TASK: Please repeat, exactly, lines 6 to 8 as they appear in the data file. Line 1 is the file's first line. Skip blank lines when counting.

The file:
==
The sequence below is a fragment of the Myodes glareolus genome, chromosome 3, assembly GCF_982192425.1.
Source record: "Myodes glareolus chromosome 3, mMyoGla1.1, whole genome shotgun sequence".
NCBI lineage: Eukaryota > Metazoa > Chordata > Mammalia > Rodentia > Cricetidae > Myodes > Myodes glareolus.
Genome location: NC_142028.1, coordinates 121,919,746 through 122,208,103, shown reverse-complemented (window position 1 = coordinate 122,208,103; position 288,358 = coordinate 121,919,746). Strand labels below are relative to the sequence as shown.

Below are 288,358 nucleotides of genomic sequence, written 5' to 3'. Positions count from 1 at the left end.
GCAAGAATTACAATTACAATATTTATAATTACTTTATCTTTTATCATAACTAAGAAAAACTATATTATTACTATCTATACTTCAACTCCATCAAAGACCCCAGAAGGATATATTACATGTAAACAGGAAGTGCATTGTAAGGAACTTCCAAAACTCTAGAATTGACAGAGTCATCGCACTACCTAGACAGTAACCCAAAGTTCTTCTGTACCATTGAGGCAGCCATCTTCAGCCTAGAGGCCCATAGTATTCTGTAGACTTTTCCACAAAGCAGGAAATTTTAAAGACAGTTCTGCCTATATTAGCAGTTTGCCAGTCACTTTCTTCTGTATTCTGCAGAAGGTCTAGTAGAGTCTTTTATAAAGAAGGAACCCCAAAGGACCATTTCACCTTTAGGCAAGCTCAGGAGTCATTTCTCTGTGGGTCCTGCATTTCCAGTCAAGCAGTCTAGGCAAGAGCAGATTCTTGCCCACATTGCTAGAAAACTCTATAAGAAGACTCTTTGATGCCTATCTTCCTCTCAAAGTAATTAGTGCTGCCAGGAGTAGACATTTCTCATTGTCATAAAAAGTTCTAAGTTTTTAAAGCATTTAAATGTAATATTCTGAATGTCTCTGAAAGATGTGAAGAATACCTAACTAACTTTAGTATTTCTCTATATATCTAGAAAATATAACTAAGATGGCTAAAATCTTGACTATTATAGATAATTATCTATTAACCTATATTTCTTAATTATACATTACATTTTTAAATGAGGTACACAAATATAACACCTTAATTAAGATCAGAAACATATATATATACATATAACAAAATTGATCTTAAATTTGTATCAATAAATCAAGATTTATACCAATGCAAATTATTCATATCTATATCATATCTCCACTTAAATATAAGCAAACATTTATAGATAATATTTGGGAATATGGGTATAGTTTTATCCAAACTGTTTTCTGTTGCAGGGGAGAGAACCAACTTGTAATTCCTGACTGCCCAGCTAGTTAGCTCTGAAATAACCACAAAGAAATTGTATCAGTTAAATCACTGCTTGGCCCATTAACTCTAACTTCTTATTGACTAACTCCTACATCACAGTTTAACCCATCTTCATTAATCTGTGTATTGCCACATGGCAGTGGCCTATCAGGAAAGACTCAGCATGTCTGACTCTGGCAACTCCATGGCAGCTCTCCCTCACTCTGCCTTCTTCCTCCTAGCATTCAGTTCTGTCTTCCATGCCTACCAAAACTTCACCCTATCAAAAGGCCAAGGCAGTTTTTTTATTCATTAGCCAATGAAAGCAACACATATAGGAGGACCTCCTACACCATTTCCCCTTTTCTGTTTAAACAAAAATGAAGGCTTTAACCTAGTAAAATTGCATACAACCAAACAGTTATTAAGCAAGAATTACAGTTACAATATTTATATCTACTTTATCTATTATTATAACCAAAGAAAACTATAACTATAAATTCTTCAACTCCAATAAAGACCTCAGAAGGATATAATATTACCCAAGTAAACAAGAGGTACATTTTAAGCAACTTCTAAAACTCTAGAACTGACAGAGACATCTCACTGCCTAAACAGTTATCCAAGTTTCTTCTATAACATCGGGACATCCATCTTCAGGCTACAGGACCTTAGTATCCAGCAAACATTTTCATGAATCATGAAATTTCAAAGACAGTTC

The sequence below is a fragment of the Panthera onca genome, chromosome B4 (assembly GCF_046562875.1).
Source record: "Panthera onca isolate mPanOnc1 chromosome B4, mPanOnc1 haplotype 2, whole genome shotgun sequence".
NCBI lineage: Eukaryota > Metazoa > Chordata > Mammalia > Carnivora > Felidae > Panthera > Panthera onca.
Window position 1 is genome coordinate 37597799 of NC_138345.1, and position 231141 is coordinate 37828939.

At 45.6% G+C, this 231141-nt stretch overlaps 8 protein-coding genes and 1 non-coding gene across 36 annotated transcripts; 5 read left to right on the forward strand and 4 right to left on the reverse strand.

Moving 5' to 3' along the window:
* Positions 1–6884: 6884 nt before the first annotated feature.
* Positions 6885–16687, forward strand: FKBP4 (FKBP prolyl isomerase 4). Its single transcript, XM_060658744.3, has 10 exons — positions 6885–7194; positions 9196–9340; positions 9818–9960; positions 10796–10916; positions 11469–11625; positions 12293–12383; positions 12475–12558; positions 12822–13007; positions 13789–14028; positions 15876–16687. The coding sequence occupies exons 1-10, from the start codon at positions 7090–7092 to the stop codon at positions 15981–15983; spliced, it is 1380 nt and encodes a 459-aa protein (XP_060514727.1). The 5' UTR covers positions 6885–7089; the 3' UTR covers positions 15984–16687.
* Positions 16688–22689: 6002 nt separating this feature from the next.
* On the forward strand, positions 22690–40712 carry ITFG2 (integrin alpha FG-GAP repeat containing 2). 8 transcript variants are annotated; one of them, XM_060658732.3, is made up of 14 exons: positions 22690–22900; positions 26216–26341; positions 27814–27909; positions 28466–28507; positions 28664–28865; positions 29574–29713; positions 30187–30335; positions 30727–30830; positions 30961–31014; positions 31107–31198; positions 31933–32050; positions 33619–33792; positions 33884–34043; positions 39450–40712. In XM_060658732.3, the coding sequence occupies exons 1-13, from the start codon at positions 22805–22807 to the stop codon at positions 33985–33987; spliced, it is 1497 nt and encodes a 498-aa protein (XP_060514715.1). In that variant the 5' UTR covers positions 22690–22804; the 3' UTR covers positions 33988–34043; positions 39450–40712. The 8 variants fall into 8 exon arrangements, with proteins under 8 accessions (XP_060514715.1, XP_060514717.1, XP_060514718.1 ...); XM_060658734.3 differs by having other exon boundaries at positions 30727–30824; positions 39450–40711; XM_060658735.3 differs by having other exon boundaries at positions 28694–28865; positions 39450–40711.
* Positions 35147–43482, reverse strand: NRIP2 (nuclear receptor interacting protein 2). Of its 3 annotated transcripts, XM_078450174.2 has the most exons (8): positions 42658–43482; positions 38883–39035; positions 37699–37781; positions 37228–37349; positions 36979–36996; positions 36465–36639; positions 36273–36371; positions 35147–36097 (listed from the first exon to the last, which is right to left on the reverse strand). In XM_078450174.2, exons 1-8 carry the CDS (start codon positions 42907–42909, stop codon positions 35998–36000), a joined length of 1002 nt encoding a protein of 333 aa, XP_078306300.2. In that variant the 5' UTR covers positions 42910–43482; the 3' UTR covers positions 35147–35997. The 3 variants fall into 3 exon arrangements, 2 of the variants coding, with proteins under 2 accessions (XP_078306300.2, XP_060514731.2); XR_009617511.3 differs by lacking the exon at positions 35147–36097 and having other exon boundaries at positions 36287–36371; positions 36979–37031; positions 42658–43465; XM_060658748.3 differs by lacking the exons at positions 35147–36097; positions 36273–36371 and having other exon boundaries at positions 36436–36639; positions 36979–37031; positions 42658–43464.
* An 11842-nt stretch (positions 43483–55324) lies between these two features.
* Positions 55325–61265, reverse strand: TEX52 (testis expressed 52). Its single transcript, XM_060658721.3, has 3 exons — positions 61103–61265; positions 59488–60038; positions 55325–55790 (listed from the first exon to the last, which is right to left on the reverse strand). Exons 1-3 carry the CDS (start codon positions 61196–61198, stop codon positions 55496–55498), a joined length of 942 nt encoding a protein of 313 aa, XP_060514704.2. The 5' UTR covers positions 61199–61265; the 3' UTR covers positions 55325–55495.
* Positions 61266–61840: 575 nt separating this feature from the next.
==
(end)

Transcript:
GCAAGAATTACAATTACAATATTTATAATTACTTTATCTTTTATCATAACTAAGAAAAACTATATTATTACTATCTATACTTCAACTCCATCAAAGACCCCAGAAGGATATATTACATGTAAACAGGAAGTGCATTGTAAGGAACTTCCAAAACTCTAGAATTGACAGAGTCATCGCACTACCTAGACAGTAACCCAAAGTTCTTCTGTACCATTGAGGCAGCCATCTTCAGCCTAGAGGCCCATAGTATTCTGTAGACTTTTCCACAAAGCAGGAAATTTTAAAGACAGTTCTGCCTATATTAGCAGTTTGCCAGTCACTTTCTTCTGTATTCTGCAGAAGGTCTAGTAGAGTCTTTTATAAAGAAGGAACCCCAAAGGACCATTTCACCTTTAGGCAAGCTCAGGAGTCATTTCTCTGTGGGTCCTGCATTTCCAGTCAAGCAGTCTAGGCAAGAGCAGATTCTTGCCCACATTGCTAGAAAACTCTATAAGAAGACTCTTTGATGCCTATCTTCCTCTCAAAGTAATTAGTGCTGCCAGGAGTAGACATTTCTCATTGTCATAAAAAGTTCTAAGTTTTTAAAGCATTTAAATGTAATATTCTGAATGTCTCTGAAAGATGTGAAGAATACCTAACTAACTTTAGTATTTCTCTATATATCTAGAAAATATAACTAAGATGGCTAAAATCTTGACTATTATAGATAATTATCTATTAACCTATATTTCTTAATTATACATTACATTTTTAAATGAGGTACACAAATATAACACCTTAATTAAGATCAGAAACATATATATATACATATAACAAAATTGATCTTAAATTTGTATCAATAAATCAAGATTTATACCAATGCAAATTATTCATATCTATATCATATCTCCACTTAAATATAAGCAAACATTTATAGATAATATTTGGGAATATGGGTATAGTTTTATCCAAACTGTTTTCTGTTGCAGGGGAGAGAACCAACTTGTAATTCCTGACTGCCCAGCTAGTTAGCTCTGAAATAACCACAAAGAAATTGTATCAGTTAAATCACTGCTTGGCCCATTAACTCTAACTTCTTATTGACTAACTCCTACATCACAGTTTAACCCATCTTCATTAATCTGTGTATTGCCACATGGCAGTGGCCTATCAGGAAAGACTCAGCATGTCTGACTCTGGCAACTCCATGGCAGCTCTCCCTCACTCTGCCTTCTTCCTCCTAGCATTCAGTTCTGTCTTCCATGCCTACCAAAACTTCACCCTATCAAAAGGCCAAGGCAGTTTTTTTATTCATTAGCCAATGAAAGCAACACATATAGGAGGACCTCCTACACCATTTCCCCTTTTCTGTTTAAACAAAAATGAAGGCTTTAACCTAGTAAAATTGCATACAACCAAACAGTTATTAAGCAAGAATTACAGTTACAATATTTATATCTACTTTATCTATTATTATAACCAAAGAAAACTATAACTATAAATTCTTCAACTCCAATAAAGACCTCAGAAGGATATAATATTACCCAAGTAAACAAGAGGTACATTTTAAGCAACTTCTAAAACTCTAGAACTGACAGAGACATCTCACTGCCTAAACAGTTATCCAAGTTTCTTCTATAACATCGGGACATCCATCTTCAGGCTACAGGACCTTAGTATCCAGCAAACATTTTCATGAATCATGAAATTTCAAAGACAGTTC

The sequence below is a fragment of the Panthera onca genome, chromosome B4 (assembly GCF_046562875.1).
Source record: "Panthera onca isolate mPanOnc1 chromosome B4, mPanOnc1 haplotype 2, whole genome shotgun sequence".